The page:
Digital sketch maps and eye tracking statistics as instruments to obtain insights into spatial cognition

Keywords: sketch map, eye tracking, cognitive cartography, spatial cognition, usability, individual differences, region of interest


This paper explores map users’ cognitive processes in learning, acquiring and remembering information presented via screen maps. In this context, we conducted a mixed-methods user experiment employing digital sketch maps and eye tracking. On the one hand, the performance of the participants was assessed based on the order with which the objects were drawn and the influence of visual variables (e.g. presence & location, size, shape, color). On the other hand, trial durations and eye tracking statistics such as average duration of fixations, and number of fixations per seconds were compared. Moreover, selected AoIs (Area of Interests) were explored to gain a deeper insight on visual behavior of map users. Depending on the normality of the data, we used either two-way ANOVA or Mann-Whitney U test to inspect the significance of the results. Based on the evaluation of the drawing order, we observed that experts and males drew roads first whereas; novices and females focused more on hydrographic object. According to the assessment of drawn elements, no significant differences emerged between neither experts and novices, nor females and males for the retrieval of spatial information presented on 2D maps with a simple design and content. The differences in trial durations between novices and experts were not statistically significant while both studying and drawing. Similarly, no significant difference occurred between female and male participants for either studying or drawing. Eye tracking metrics also supported these findings. For average duration of fixation, there was found no significant difference between experts and novices, as well as between females and males. Similarly, no significant differences were found for the mean number of fixation.

Author Biographies

Merve Keskin, Ghent University (UGent)
Merve is a PhD candidate, working on cognitive cartography and usability issues of maps, with the aim of understanding of how different map users (novices and experts) read, interpret and use visual information presented in maps, by using eye-tracking and EEG.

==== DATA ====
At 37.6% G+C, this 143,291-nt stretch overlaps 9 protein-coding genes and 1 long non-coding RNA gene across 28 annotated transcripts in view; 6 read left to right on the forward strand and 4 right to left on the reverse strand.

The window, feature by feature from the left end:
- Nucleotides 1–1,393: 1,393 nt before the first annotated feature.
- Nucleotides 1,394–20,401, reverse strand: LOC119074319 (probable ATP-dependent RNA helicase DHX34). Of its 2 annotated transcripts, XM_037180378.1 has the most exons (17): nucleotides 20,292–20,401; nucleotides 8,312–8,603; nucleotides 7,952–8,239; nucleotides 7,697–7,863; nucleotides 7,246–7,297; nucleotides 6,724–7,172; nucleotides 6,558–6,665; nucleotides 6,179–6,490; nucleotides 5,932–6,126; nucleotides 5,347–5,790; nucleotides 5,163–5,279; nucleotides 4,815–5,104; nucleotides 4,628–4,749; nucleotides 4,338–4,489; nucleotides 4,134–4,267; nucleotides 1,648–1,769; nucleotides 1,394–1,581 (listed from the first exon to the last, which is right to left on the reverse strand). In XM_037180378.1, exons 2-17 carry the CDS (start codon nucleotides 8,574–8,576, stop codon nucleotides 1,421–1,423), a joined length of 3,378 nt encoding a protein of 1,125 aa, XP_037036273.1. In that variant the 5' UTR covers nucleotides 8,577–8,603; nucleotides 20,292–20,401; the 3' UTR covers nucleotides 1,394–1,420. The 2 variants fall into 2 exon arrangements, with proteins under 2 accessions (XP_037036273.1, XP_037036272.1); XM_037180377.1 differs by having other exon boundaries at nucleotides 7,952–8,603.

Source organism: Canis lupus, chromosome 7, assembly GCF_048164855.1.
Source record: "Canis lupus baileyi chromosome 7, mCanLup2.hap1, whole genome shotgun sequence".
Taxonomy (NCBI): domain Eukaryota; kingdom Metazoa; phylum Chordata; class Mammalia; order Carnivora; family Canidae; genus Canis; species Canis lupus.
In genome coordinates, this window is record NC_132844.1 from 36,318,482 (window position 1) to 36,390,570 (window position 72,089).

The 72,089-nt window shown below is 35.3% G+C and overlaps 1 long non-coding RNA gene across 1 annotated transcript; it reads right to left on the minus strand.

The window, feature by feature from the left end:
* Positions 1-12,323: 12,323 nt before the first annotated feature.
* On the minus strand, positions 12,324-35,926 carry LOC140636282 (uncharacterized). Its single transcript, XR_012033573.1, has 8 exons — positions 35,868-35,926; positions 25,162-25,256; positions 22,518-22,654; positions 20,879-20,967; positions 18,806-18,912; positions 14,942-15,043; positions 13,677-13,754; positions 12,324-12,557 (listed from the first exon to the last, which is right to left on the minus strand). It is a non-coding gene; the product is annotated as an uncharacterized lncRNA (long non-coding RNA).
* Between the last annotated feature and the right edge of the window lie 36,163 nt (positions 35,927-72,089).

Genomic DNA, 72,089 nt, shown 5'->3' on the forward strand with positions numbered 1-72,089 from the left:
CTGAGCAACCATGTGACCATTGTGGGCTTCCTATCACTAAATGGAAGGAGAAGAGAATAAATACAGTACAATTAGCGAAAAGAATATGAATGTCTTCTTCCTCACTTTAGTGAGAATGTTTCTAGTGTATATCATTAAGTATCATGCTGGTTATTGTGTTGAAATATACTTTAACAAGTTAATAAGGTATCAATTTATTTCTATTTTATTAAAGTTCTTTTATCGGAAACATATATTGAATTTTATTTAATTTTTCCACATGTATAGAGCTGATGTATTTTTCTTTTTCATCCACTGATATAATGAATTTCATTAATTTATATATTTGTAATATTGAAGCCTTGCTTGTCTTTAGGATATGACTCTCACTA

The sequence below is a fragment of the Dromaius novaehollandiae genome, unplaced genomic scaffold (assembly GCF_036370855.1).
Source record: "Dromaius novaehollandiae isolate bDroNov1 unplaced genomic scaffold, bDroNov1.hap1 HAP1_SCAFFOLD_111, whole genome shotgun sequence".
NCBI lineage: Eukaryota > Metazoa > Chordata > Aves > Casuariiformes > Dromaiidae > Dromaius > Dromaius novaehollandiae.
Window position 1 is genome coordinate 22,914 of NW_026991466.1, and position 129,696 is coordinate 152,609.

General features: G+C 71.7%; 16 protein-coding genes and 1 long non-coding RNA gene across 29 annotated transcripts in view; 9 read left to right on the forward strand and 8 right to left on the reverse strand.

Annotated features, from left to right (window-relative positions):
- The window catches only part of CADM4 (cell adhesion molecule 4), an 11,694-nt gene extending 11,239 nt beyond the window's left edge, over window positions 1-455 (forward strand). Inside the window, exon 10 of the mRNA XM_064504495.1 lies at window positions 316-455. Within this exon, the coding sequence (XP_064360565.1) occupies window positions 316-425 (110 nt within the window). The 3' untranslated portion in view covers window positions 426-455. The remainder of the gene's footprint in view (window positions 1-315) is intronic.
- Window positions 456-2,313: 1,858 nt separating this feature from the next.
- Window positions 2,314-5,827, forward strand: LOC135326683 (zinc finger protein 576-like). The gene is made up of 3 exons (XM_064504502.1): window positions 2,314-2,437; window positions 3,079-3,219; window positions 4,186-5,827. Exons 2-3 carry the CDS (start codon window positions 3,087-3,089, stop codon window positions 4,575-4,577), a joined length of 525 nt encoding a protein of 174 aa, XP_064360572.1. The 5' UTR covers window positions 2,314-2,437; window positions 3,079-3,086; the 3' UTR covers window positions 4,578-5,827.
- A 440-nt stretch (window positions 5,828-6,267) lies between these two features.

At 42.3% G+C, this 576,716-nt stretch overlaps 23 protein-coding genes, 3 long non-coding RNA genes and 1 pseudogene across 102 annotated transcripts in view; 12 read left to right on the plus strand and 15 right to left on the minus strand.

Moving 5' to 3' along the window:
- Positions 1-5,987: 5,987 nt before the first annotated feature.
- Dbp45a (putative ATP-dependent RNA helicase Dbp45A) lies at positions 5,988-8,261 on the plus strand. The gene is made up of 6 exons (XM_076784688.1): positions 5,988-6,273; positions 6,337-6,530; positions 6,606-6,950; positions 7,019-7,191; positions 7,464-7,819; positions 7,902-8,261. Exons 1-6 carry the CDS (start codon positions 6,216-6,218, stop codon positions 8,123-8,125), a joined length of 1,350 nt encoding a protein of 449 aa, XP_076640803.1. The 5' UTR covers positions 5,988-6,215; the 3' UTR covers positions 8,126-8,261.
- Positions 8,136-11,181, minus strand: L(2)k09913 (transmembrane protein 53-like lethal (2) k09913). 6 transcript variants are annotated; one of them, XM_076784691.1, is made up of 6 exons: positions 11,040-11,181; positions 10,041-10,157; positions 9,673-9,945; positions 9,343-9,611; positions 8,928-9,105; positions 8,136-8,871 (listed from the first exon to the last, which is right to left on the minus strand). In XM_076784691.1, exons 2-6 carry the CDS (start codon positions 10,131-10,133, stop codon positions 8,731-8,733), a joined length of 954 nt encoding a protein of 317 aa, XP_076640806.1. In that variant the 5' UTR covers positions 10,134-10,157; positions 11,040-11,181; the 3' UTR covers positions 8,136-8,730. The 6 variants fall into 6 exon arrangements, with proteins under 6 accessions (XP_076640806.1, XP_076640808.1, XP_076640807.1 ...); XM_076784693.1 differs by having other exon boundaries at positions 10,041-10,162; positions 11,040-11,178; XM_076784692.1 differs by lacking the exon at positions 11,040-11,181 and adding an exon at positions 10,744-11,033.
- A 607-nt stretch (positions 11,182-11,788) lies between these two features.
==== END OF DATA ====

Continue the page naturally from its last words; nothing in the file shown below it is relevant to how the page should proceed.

Kristien Ooms, Ghent University (UGent)
Kristien Ooms is a postdoctoral researcher at the Department of Geography since 2013. Kristien focuses on cartographic user research to evaluate the usability of (static and interactive) maps using a mixed methods approach. She is specialized in eye tracking in combination with a statistics and visual analytics. Kristien is currently the Chair of the Commission on Use, User, and Usability Issues of the International Cartographic Association.
Ahmet Ozgur Dogru, Istanbul Technical University (ITU)
Assist. Prof. Dr. A. Özgür Doğru is a research associate in Cartography division of Geomatic Engineering Department of the Istanbul Technical University (ITU) in Turkey. He did research on cartography, data modeling, database design and model generalization in the Geography Department of Ghent University, Belgium and COGIT Laboratory of National Geographic Institute of France (Institut Geographique National – IGN France) for 6 and 12 months respectively as guest PhD researcher. He completed his PhD thesis on Cartographic Approaches for Designing Car Navigation Maps by Using Multiple Representational Databases in 2009. He was involved as the researcher in three EU Framework Projects that are ENVIROGRIDS: Building Capacity for a Black Sea Catchment Observation and Assessment System supporting Sustainable Development (FP7) Digital South East Europe (FP6) and GISEE: GIS Technology and Market in South East Europe (FP5). His main scientific and technical interests are cartography, Geographic Information Systems and its applications, multiple representations, navigation systems, epidemiology and interdisciplinary studies.
Philippe De Maeyer, Ghent University (UGent)

Philippe De Maeyer is senior full professor in cartography and GIS; he is the chair of the Department of Geography. He is full member of the Royal Academy of Overseas Sciences.

He is involved in research on:

the history of cartography and map making and the use of GIS in historical (map) studies (esp. 18th till 20th Century);
the use of GIS and remote sensing for land-cover/land-use issues/changes (including climate change, esp. in Central-Asia);
the use of GIS and remote sensing in archaeology (Silk road in Xinjiang, (China), Campeche (Mexico), ...);
risk modelling (esp. the economic direct impact and the social, ecological and cultural impact) of floods and other natural hazards (Belgium, SIDS Small Island Developing States, ...);
the use of GIS for accessibility studies, e.g. accessibility to health care;
indoor routing (algorithms, landmarks), ....

How to Cite
Keskin, M., Ooms, K., Dogru, A. O., & De Maeyer, P. (2018). Digital sketch maps and eye tracking statistics as instruments to obtain insights into spatial cognition. Journal of Eye Movement Research, 11(3).